İmamoğlu had his one “gotcha” moment when, after getting Yıldırım to denounce as a “lie” rumors of a report issued by the national Court of Accounts (Sayıştay) criticizing the Istanbul Municipality for misuse of funds, he then produced the account, a bound volume on glossy paper, from beneath the table. Yet the most sensational “gotcha” came from the other side. During his campaign trip to the northeast, İmamoğlu got into a spat with the presidentially appointed Governer (Vali) of Ordu, whom he allegedly called a “dog” (it). İmamoğlu for his part claims that this syllable, captured on video tape no less, was merely the tail end of the word “simple” (basit). He also expressed bafflement at how they can call him to account for this alleged insult while calling him much worse insults like “Greek,” “traitor” and “terrorist.” (Unfortunately, like John McCain reassuring a potential supporter during his 2008 run for the US Presidency that Barack Obama was “not an Arab,” İmamoğlu did not call into question the imputation of evil to Greeks).
One person not willing to forgive İmamoğlu for insulting “his” Vali is the man who appointed him, Recep Tayyip Erdoğan. Here a word is in order on the governmental overlap between the governor and mayor’s offices in the Republic of Turkey. As Alp Kayserilioğlu noted in a previous LeftEast article, the Vilayet system dividing Turkey into 81 provinces is a legacy of the centralist Ottoman system. The Vali is appointed directly by the President and coordinates police powers in the district (il or vilayet). While the Vali‘s job is to keep order, mayors of municipalities have the task of delivering local public services. Only in districts designated Metropolitan Municipalities (Büyükşehir Belediyesi) does the remit of the municipal government cover the entire province.
In principle, the overlap of governorship and municipality creates a balance–or tension–of local and national control. In regions with strong rebellious currents, most of all the Southeast, the contrast between the two authorities can be striking. Since the AKP’s hard authoritarian turn around 2015, though, local governments have come directly under attack as the national state moves to administer everything from Ankara. As the AKP moved away from the peace process, dissatisfied its failure to deliver a lasting Kurdish majority for the party, HDP mayors across the Southeast were charged with, and convicted of, terrorism-related offenses, and relieved of their duties and imprisoned. The serial appointment of “caretaker” (kayyum) mayors to replace those democratically elected is in fact the precedent behind what has just happened in Istanbul. Since May 6 Vali Ali Yerlikaya has also governed as interim mayor.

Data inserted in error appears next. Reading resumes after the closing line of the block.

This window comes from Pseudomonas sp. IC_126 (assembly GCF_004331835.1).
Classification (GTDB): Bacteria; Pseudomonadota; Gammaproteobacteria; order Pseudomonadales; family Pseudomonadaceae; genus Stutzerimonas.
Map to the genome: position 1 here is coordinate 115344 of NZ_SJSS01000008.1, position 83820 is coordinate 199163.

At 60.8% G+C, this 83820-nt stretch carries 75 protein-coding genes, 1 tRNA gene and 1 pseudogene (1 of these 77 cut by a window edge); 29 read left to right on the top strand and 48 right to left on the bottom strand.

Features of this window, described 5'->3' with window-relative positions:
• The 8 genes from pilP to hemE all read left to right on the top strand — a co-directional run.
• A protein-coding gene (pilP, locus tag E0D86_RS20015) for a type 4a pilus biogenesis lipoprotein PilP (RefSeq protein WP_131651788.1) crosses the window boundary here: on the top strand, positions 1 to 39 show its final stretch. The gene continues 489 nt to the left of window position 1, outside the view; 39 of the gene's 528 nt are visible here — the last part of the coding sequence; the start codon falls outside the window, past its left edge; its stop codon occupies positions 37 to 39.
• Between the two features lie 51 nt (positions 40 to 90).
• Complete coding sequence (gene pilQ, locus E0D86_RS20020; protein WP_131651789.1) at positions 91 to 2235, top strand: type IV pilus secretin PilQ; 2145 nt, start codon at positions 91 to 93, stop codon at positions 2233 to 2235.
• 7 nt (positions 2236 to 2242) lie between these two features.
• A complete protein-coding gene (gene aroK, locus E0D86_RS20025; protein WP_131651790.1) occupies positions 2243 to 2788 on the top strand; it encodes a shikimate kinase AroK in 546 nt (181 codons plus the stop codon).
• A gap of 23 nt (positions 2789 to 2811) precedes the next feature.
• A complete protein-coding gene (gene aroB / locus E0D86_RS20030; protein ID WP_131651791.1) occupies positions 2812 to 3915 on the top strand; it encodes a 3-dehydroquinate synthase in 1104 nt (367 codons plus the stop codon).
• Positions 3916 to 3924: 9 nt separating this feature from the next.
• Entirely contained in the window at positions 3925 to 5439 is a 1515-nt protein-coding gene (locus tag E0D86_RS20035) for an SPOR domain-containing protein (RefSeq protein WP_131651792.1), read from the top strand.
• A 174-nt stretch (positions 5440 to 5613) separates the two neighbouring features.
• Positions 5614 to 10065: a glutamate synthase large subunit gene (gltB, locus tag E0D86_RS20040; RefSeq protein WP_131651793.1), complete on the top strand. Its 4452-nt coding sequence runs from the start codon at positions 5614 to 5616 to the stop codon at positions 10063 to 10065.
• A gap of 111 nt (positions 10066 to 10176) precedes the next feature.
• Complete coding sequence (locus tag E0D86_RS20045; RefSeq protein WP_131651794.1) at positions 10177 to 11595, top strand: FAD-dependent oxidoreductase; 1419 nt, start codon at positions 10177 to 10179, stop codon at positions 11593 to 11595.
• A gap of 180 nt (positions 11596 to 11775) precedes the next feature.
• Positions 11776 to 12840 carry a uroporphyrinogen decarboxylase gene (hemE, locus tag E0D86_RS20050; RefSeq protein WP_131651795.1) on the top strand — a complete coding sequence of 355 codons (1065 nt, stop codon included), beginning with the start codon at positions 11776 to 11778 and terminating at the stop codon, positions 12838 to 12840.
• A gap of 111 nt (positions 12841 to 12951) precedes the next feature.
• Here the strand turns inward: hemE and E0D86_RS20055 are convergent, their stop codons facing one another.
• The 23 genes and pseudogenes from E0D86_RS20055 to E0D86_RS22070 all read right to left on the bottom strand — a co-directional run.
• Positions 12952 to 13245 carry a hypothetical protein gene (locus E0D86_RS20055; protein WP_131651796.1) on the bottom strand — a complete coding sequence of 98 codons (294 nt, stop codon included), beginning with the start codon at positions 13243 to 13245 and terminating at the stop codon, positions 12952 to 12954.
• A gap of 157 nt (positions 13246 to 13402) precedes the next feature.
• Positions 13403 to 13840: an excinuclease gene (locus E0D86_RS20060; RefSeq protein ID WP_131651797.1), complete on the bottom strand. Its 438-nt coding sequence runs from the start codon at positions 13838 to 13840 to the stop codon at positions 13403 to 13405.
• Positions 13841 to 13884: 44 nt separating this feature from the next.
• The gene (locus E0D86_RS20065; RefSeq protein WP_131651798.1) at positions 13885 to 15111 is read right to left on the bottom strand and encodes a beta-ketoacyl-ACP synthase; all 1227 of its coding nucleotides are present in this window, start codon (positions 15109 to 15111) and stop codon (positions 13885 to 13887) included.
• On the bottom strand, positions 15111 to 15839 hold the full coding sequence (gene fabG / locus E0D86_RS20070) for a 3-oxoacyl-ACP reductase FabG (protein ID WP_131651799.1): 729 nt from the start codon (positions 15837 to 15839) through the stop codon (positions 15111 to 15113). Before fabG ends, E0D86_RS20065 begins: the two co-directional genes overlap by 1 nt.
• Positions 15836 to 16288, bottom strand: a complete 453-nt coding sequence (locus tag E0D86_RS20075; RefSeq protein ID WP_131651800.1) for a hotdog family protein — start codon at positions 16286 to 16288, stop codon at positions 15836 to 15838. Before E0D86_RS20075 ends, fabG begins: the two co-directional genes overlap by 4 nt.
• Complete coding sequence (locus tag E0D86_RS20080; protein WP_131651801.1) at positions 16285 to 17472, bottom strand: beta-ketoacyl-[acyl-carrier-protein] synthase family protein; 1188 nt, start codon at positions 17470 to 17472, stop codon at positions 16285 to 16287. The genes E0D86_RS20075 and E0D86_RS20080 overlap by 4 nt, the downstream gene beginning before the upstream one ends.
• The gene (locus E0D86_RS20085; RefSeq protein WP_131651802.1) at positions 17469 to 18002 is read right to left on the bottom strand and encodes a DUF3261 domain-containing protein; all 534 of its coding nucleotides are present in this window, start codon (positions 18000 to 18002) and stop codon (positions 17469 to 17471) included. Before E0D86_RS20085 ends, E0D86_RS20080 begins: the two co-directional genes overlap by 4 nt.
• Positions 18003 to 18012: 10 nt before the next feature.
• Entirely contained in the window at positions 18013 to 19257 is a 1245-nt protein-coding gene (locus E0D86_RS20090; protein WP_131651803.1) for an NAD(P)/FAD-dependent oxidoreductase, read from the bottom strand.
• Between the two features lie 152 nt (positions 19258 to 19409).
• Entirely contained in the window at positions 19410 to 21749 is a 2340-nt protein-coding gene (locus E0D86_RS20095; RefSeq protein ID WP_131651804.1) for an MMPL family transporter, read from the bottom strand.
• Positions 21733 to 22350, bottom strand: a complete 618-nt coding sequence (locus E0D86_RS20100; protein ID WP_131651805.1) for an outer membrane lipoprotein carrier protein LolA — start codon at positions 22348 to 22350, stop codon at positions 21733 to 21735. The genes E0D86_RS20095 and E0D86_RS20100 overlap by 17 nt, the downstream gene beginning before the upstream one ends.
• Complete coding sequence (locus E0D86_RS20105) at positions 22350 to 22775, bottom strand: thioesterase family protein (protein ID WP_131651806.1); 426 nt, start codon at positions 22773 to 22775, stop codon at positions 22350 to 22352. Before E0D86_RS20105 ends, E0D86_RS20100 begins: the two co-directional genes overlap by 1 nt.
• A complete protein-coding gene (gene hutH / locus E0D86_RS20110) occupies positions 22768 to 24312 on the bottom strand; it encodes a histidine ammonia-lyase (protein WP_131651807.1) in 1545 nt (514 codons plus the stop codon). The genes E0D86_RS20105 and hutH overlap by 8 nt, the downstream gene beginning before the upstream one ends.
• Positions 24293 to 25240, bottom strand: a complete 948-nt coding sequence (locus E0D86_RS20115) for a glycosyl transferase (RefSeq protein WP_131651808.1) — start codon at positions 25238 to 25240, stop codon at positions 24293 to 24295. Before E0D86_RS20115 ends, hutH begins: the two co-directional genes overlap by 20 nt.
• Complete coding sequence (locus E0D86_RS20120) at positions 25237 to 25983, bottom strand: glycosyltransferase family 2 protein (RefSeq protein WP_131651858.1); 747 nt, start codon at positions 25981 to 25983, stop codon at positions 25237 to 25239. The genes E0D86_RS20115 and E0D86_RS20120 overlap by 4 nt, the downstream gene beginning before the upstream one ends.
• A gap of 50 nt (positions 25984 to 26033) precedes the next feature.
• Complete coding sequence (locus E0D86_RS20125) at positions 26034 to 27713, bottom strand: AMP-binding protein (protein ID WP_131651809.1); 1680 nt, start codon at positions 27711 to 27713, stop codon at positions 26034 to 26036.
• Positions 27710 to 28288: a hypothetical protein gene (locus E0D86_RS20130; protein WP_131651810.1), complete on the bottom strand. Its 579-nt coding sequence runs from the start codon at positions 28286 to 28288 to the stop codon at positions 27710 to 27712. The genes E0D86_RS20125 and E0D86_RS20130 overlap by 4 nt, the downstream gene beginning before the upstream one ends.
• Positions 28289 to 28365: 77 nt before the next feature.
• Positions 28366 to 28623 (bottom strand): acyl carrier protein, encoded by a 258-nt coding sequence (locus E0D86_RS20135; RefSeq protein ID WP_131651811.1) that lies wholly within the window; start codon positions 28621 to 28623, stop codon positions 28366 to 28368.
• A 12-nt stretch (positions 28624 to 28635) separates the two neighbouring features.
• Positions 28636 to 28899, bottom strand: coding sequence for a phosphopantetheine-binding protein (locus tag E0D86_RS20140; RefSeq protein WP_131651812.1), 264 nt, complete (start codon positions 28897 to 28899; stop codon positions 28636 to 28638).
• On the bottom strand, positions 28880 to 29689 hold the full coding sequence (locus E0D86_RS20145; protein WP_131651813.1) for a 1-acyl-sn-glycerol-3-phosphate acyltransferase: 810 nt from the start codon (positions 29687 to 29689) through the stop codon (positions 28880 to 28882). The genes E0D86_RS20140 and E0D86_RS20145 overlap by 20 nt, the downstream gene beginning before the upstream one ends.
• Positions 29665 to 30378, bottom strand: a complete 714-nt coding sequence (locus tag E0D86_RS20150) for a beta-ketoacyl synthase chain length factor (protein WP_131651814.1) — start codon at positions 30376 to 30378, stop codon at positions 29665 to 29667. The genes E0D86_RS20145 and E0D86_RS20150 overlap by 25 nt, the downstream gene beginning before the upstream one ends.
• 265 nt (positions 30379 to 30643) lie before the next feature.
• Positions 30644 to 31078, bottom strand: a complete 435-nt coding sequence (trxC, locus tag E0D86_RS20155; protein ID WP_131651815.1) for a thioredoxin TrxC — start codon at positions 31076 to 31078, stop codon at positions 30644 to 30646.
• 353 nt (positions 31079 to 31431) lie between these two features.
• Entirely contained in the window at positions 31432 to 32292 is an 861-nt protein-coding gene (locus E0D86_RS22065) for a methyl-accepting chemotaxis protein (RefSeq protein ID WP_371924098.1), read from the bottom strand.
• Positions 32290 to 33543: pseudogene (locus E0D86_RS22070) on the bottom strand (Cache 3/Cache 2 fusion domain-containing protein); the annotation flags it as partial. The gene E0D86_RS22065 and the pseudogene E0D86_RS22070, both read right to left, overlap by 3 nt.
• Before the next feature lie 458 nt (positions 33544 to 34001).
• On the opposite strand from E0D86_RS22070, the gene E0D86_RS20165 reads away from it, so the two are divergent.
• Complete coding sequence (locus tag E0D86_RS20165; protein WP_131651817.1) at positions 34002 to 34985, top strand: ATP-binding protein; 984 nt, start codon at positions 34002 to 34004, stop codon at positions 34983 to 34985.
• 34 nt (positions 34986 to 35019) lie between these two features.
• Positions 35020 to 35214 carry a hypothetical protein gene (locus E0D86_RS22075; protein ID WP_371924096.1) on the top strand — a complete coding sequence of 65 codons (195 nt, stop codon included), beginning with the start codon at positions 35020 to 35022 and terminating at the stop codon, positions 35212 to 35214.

In a recent interview, Erdoğan declared that he would not stand by while someone insults “his” Vali. Such an insult is a crime, he said, and will not go unpunished. If the court decides on a prison sentence, then of course İmamoğlu will no longer be able to serve as mayor. “It will be taken away from him, just as it was taken away from me,” he said, alluding to the 1997 court decision that convicted then-Mayor Erdoğan of stoking communal hatred by publicly reciting a poem by Ziya Gökalp that declares mosques barracks, believers soldiers, minarets bayonets and cupolas helmets. Erdoğan’s fantasy of revenge has accompanied him throughout his political life. What becomes ever clearer, though, is his desire to do exactly the same to his rivals as what was done to him on account of his words, having long ago discarded the pretense that has a former convicted “thought-criminal” he might be motivated to set aside such restrictions on expression as a matter of principle.
So far none of AKP’s attempts to tar Ekrem İmamoğlu as an enemy of the people has worked. He shrugged aside Yıldırım’s clumsy attempts during the debate to tie him to FETÖ, and his (very indirect) association with HDP’s Selahattin Demirtaş does not seem to have hurt him. It is hard to imagine him as a Greek asset with such a large Turkish following, and besides, Hellenophobia is not nearly as charged a passion in Turkish politics as it once was. Yet this week Erdoğan and his allies, including Devlet Bahçeli of the Nationalist Movement Party (MHP) showed that they have one more, apparently desperate, trick up their sleeves, one that throws over the delicate balancing act that the ruling party has played for years in order to maintain a ruling coalition. That trick’s name is Abdullah Öcalan. At least that is what they say. On Friday Erdoğan announced that a lawyer had met with the founder of the PKK in his prison cell on the island of İmralı and emerged with a hand-written letter from the guerrilla leader to his followers. Its message: don’t vote for the CHP!
Almost gleefully, Erdoğan explained that a “power struggle” has opened up within the Kurdish movement, pitting the old leader of the armed struggle against that upstart lawyer and populist politician Selahattin Demirtaş. In choreographed messages, both Erdoğan and Bahçeli–the most unlikely ally imaginable for Öcalan–warned Kurdish fellow-citizens not to be taken in by the CHP and its accomplices. The strangest thing about their analysis of the Kurdish situation is that it may actually be true. Before the elections of 2017, Demirtaş in fact accused Erdoğan of using Öcalan against him! Whatever the facts behind the claims on which the nationalist-cum-religious Right is now banking, the transactional nature of all of the AKP’s alliances has been made clearer than ever. Neither the “peace process” from 2009-2015, nor the “local and national” (yerli ve milli) commitments that the party has signposted since then in tandem with its ultranationalist ally MHP, have been worth the grey paper that its captive media (90% of the Turkish press on Esen and Gümüşçü’s estimation) have printed it on. By now, it should be clear that the party’s commitments to the most impoverished portions of the working class is no less transactional. It is well past time that the city of Istanbul show it the door.